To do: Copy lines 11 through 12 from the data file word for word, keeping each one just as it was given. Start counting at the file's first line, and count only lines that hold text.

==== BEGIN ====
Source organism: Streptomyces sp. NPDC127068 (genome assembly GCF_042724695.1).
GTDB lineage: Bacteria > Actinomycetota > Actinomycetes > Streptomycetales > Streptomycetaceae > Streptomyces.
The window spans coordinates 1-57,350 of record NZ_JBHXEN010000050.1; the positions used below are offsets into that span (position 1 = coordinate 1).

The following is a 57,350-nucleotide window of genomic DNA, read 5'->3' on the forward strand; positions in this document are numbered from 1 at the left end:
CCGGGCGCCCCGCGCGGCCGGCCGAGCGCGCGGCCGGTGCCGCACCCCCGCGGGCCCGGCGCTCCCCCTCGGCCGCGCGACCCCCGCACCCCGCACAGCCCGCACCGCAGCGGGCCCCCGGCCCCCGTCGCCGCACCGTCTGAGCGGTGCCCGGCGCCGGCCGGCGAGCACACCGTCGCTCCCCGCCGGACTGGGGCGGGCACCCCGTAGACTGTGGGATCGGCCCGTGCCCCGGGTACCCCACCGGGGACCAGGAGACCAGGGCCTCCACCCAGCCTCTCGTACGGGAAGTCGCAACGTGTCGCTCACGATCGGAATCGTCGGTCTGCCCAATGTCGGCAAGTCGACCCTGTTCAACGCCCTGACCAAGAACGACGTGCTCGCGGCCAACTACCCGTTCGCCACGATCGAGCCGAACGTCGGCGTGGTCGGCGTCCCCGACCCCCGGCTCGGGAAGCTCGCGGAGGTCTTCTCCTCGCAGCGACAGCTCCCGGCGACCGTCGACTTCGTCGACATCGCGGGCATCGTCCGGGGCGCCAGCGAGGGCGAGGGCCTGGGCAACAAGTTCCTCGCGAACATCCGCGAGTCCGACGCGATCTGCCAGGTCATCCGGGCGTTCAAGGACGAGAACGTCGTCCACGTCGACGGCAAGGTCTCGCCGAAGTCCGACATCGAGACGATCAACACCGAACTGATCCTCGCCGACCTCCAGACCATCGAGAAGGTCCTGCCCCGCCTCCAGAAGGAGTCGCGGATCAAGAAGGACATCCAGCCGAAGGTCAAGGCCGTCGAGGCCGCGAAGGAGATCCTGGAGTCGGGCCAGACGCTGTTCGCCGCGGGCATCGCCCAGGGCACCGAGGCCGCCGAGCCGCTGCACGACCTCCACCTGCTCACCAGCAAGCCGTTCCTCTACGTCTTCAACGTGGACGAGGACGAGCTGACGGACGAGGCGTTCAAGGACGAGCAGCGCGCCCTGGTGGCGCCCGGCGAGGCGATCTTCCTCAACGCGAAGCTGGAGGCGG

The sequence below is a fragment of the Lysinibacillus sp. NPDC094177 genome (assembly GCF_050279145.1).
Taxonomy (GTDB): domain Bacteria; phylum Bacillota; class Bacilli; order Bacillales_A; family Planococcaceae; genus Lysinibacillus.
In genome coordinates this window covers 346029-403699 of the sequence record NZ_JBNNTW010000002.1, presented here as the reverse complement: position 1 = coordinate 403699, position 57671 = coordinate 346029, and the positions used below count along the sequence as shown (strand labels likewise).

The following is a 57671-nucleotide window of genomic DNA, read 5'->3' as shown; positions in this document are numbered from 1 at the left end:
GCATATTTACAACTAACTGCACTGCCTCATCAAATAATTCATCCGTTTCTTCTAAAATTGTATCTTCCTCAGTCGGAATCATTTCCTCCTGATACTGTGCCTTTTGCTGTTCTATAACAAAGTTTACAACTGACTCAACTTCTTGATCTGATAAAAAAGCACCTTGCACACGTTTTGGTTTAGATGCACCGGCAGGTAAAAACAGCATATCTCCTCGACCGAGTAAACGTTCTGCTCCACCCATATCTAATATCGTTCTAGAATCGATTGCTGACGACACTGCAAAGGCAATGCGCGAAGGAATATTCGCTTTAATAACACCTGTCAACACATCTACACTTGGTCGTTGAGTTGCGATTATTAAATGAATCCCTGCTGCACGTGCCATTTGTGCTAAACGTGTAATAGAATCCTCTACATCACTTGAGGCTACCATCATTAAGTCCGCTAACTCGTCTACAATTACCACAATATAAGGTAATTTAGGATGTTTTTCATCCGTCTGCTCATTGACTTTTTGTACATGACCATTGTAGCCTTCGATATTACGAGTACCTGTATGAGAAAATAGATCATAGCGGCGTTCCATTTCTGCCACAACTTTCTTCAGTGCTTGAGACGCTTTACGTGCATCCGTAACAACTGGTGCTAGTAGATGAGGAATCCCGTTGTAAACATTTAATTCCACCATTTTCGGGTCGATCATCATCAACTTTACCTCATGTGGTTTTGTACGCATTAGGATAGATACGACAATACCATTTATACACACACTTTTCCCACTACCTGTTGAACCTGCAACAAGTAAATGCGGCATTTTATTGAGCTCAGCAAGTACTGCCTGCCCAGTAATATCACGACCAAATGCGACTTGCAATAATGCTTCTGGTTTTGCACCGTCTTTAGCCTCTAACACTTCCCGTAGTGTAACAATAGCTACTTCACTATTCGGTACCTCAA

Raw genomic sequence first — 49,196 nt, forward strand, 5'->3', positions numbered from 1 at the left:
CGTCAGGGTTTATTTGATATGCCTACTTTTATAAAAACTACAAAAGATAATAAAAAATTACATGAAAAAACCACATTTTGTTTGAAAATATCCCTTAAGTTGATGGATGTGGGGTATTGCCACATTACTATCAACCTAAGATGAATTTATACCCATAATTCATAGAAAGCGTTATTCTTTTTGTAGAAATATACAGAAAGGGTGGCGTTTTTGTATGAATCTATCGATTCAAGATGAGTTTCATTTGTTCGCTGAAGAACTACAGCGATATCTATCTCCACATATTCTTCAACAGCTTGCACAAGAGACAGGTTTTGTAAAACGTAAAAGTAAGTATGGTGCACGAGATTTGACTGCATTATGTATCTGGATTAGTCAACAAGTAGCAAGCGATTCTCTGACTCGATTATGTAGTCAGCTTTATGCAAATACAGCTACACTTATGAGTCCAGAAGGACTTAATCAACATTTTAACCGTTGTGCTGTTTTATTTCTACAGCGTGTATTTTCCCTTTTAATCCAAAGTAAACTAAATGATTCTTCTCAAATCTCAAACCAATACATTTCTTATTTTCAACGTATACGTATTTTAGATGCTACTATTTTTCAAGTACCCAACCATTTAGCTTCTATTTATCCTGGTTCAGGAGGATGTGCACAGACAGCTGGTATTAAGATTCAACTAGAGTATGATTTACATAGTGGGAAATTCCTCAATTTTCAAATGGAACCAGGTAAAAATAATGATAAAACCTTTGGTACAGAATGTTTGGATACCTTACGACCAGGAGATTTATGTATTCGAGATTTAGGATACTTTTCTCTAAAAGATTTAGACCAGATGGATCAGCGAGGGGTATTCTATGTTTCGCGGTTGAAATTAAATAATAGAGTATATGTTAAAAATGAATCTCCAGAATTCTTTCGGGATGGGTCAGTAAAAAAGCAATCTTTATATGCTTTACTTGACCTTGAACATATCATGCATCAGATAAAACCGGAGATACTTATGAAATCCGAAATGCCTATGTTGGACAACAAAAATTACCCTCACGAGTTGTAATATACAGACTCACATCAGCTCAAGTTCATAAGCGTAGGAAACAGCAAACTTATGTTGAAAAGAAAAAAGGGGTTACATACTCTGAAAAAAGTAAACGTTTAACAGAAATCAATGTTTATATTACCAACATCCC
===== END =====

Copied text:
Raw genomic sequence first — 49,196 nt, forward strand, 5'->3', positions numbered from 1 at the left:
CGTCAGGGTTTATTTGATATGCCTACTTTTATAAAAACTACAAAAGATAATAAAAAATTACATGAAAAAACCACATTTTGTTTGAAAATATCCCTTAAGTTGATGGATGTGGGGTATTGCCACATTACTATCAACCTAAGATGAATTTATACCCATAATTCATAGAAAGCGTTATTCTTTTTGTAGAAATATACAGAAAGGGTGGCGTTTTTGTATGAATCTATCGATTCAAGATGAGTTTCATTTGTTCGCTGAAGAACTACAGCGATATCTATCTCCACATATTCTTCAACAGCTTGCACAAGAGACAGGTTTTGTAAAACGTAAAAGTAAGTATGGTGCACGAGATTTGACTGCATTATGTATCTGGATTAGTCAACAAGTAGCAAGCGATTCTCTGACTCGATTATGTAGTCAGCTTTATGCAAATACAGCTACACTTATGAGTCCAGAAGGACTTAATCAACATTTTAACCGTTGTGCTGTTTTATTTCTACAGCGTGTATTTTCCCTTTTAATCCAAAGTAAACTAAATGATTCTTCTCAAATCTCAAACCAATACATTTCTTATTTTCAACGTATACGTATTTTAGATGCTACTATTTTTCAAGTACCCAACCATTTAGCTTCTATTTATCCTGGTTCAGGAGGATGTGCACAGACAGCTGGTATTAAGATTCAACTAGAGTATGATTTACATAGTGGGAAATTCCTCAATTTTCAAATGGAACCAGGTAAAAATAATGATAAAACCTTTGGTACAGAATGTTTGGATACCTTACGACCAGGAGATTTATGTATTCGAGATTTAGGATACTTTTCTCTAAAAGATTTAGACCAGATGGATCAGCGAGGGGTATTCTATGTTTCGCGGTTGAAATTAAATAATAGAGTATATGTTAAAAATGAATCTCCAGAATTCTTTCGGGATGGGTCAGTAAAAAAGCAATCTTTATATGCTTTACTTGACCTTGAACATATCATGCATCAGATAAAACCGGAGATACTTATGAAATCCGAAATGCCTATGTTGGACAACAAAAATTACCCTCACGAGTTGTAATATACAGACTCACATCAGCTCAAGTTCATAAGCGTAGGAAACAGCAAACTTATGTTGAAAAGAAAAAAGGGGTTACATACTCTGAAAAAAGTAAACGTTTAACAGAAATCAATGTTTATATTACCAACATCCC